When you participate in a torrent swarm, your IP address becomes visible to all other peers. This exposure can lead to targeted cyber attacks or doxxing.
Just last month, a security vulnerability in a WiHD, a French video torrent community exposed the data of 97,327 accounts .
The data included usernames, emails, IPs, ISP information, and even passwords.
➡ A VPN for torrenting encrypts your internet traffic, which means that even if a data breach occurs, the information intercepted by hackers would be heavily modified and, therefore, much less useful.
Basically, your activity will appear as unreadable text that can’t be deciphered.
Your real IP address and location remain hidden, protecting your identity and download history.
These consequences vary depending on the country and the situation. The US, UK, and Germany are among the countries with the harshest punishments.
For instance 2009, a Minnesota woman was fined $1.9 million for downloading 24 songs via a file-sharing service.
On the other hand, some countries do on paper have privacy laws but don’t do much to actually enforce them.
➡ While a VPN does not legalize the download of copyrighted material, it can help protect your privacy by hiding your IP address while downloading and encrypting activity.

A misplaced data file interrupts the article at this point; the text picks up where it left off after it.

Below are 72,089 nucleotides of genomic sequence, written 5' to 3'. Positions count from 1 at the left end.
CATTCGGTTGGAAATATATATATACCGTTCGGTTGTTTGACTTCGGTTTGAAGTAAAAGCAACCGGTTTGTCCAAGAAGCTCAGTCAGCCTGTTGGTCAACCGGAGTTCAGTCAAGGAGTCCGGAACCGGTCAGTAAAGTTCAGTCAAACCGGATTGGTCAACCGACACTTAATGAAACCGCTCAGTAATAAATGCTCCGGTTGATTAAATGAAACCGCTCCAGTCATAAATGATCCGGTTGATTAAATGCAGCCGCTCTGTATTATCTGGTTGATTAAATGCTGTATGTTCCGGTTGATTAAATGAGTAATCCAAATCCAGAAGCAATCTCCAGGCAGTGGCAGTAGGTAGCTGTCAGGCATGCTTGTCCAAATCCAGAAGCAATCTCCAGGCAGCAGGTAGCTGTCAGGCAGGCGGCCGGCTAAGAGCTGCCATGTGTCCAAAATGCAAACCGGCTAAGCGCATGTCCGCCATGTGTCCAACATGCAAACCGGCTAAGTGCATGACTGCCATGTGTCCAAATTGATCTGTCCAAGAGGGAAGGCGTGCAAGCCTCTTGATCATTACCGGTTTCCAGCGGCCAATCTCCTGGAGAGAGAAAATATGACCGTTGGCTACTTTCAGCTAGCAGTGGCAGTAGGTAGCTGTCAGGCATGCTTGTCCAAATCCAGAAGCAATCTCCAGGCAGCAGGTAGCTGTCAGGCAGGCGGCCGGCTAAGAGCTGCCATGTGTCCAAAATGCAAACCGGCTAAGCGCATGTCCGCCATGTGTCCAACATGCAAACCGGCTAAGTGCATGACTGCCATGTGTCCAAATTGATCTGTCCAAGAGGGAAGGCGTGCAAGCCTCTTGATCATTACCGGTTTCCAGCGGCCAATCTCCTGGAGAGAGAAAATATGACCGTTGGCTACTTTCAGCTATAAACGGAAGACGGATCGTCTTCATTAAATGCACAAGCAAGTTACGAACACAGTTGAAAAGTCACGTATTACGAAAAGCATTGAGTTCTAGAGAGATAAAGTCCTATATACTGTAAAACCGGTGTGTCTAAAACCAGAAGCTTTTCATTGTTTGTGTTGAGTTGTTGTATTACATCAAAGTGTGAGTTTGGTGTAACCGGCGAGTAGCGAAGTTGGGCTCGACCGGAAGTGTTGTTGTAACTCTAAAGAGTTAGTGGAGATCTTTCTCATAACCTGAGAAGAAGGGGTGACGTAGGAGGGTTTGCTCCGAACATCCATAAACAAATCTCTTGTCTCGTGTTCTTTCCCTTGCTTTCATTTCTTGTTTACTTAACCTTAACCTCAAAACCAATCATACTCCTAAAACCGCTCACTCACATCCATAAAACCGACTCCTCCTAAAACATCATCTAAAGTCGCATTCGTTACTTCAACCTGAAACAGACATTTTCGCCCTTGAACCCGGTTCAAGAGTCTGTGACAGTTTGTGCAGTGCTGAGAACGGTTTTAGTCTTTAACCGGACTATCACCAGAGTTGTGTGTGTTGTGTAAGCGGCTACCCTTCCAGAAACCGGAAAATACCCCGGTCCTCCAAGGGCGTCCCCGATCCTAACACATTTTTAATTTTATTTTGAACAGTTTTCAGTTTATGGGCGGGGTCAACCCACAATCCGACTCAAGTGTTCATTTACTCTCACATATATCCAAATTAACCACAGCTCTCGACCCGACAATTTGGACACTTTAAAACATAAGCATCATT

This makes it more difficult for copyright holders and authorities to track your torrenting activity. Not knowing who’s torrenting makes it impossible to enforce any legal action.
That said, it’s best you stray away from illegal torrenting altogether. Always check the description and the comments of the torrent files before you download them to make sure you stay within the limits of the law.
ISP throttling and bans
Some Internet Service Providers (ISPs) monitor P2P traffic and may throttle your internet speeds or ban your service for torrenting.
P2P isn’t illegal in itself, so the reason why ISPs do this is actually to manage their networks.